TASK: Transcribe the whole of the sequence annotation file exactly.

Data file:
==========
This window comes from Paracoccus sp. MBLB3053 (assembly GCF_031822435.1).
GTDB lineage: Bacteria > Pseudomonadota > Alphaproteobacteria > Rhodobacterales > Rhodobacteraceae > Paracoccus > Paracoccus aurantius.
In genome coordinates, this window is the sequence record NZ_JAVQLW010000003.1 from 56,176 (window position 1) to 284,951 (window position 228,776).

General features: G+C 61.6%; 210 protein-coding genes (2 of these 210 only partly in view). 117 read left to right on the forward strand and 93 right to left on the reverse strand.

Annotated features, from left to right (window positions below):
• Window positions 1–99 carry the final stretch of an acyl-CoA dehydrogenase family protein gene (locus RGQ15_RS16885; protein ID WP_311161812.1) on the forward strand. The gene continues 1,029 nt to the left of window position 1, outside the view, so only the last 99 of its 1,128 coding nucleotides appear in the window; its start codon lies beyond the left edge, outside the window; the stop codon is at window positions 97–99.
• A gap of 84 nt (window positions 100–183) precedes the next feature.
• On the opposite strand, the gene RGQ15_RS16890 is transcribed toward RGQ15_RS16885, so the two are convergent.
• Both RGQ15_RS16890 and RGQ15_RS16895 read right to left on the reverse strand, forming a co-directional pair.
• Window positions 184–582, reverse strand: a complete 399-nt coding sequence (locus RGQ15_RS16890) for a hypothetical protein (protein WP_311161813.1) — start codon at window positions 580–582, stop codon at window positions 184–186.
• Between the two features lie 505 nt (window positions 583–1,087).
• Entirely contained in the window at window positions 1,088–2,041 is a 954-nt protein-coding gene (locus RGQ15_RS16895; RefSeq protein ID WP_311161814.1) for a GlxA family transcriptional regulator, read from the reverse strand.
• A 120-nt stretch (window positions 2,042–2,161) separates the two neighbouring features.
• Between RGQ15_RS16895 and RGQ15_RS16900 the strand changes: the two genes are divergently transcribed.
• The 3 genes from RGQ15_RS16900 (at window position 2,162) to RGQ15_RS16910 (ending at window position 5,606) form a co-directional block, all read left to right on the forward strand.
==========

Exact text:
This window comes from Paracoccus sp. MBLB3053 (assembly GCF_031822435.1).
GTDB lineage: Bacteria > Pseudomonadota > Alphaproteobacteria > Rhodobacterales > Rhodobacteraceae > Paracoccus > Paracoccus aurantius.
In genome coordinates, this window is the sequence record NZ_JAVQLW010000003.1 from 56,176 (window position 1) to 284,951 (window position 228,776).

General features: G+C 61.6%; 210 protein-coding genes (2 of these 210 only partly in view). 117 read left to right on the forward strand and 93 right to left on the reverse strand.

Annotated features, from left to right (window positions below):
• Window positions 1–99 carry the final stretch of an acyl-CoA dehydrogenase family protein gene (locus RGQ15_RS16885; protein ID WP_311161812.1) on the forward strand. The gene continues 1,029 nt to the left of window position 1, outside the view, so only the last 99 of its 1,128 coding nucleotides appear in the window; its start codon lies beyond the left edge, outside the window; the stop codon is at window positions 97–99.
• A gap of 84 nt (window positions 100–183) precedes the next feature.
• On the opposite strand, the gene RGQ15_RS16890 is transcribed toward RGQ15_RS16885, so the two are convergent.
• Both RGQ15_RS16890 and RGQ15_RS16895 read right to left on the reverse strand, forming a co-directional pair.
• Window positions 184–582, reverse strand: a complete 399-nt coding sequence (locus RGQ15_RS16890) for a hypothetical protein (protein WP_311161813.1) — start codon at window positions 580–582, stop codon at window positions 184–186.
• Between the two features lie 505 nt (window positions 583–1,087).
• Entirely contained in the window at window positions 1,088–2,041 is a 954-nt protein-coding gene (locus RGQ15_RS16895; RefSeq protein ID WP_311161814.1) for a GlxA family transcriptional regulator, read from the reverse strand.
• A 120-nt stretch (window positions 2,042–2,161) separates the two neighbouring features.
• Between RGQ15_RS16895 and RGQ15_RS16900 the strand changes: the two genes are divergently transcribed.
• The 3 genes from RGQ15_RS16900 (at window position 2,162) to RGQ15_RS16910 (ending at window position 5,606) form a co-directional block, all read left to right on the forward strand.